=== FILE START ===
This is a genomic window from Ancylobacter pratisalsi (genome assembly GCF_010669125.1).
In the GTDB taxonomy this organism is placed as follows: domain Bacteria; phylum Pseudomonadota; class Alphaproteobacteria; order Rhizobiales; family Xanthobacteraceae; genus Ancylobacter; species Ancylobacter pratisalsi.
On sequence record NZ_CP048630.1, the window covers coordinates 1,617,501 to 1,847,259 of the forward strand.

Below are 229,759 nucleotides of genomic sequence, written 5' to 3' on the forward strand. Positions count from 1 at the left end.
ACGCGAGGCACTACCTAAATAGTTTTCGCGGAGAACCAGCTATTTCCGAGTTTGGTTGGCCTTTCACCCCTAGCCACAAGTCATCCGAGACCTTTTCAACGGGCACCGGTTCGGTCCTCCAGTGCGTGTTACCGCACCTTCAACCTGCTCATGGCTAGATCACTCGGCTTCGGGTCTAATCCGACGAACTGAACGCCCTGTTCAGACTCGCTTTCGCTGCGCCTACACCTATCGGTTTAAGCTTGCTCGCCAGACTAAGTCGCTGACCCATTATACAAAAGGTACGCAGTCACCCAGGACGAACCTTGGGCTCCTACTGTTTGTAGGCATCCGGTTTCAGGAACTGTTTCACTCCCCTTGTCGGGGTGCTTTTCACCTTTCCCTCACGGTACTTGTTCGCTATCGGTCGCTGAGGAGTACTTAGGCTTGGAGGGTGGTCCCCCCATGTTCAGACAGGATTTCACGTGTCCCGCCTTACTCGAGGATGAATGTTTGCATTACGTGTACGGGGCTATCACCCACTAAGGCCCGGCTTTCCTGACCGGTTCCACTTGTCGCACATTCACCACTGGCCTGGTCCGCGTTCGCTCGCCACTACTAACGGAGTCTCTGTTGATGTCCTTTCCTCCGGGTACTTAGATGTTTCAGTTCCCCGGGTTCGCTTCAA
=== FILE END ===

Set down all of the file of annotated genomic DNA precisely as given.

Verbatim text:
This is a genomic window from Ancylobacter pratisalsi (genome assembly GCF_010669125.1).
In the GTDB taxonomy this organism is placed as follows: domain Bacteria; phylum Pseudomonadota; class Alphaproteobacteria; order Rhizobiales; family Xanthobacteraceae; genus Ancylobacter; species Ancylobacter pratisalsi.
On sequence record NZ_CP048630.1, the window covers coordinates 1,617,501 to 1,847,259 of the forward strand.

Below are 229,759 nucleotides of genomic sequence, written 5' to 3' on the forward strand. Positions count from 1 at the left end.
ACGCGAGGCACTACCTAAATAGTTTTCGCGGAGAACCAGCTATTTCCGAGTTTGGTTGGCCTTTCACCCCTAGCCACAAGTCATCCGAGACCTTTTCAACGGGCACCGGTTCGGTCCTCCAGTGCGTGTTACCGCACCTTCAACCTGCTCATGGCTAGATCACTCGGCTTCGGGTCTAATCCGACGAACTGAACGCCCTGTTCAGACTCGCTTTCGCTGCGCCTACACCTATCGGTTTAAGCTTGCTCGCCAGACTAAGTCGCTGACCCATTATACAAAAGGTACGCAGTCACCCAGGACGAACCTTGGGCTCCTACTGTTTGTAGGCATCCGGTTTCAGGAACTGTTTCACTCCCCTTGTCGGGGTGCTTTTCACCTTTCCCTCACGGTACTTGTTCGCTATCGGTCGCTGAGGAGTACTTAGGCTTGGAGGGTGGTCCCCCCATGTTCAGACAGGATTTCACGTGTCCCGCCTTACTCGAGGATGAATGTTTGCATTACGTGTACGGGGCTATCACCCACTAAGGCCCGGCTTTCCTGACCGGTTCCACTTGTCGCACATTCACCACTGGCCTGGTCCGCGTTCGCTCGCCACTACTAACGGAGTCTCTGTTGATGTCCTTTCCTCCGGGTACTTAGATGTTTCAGTTCCCCGGGTTCGCTTCAA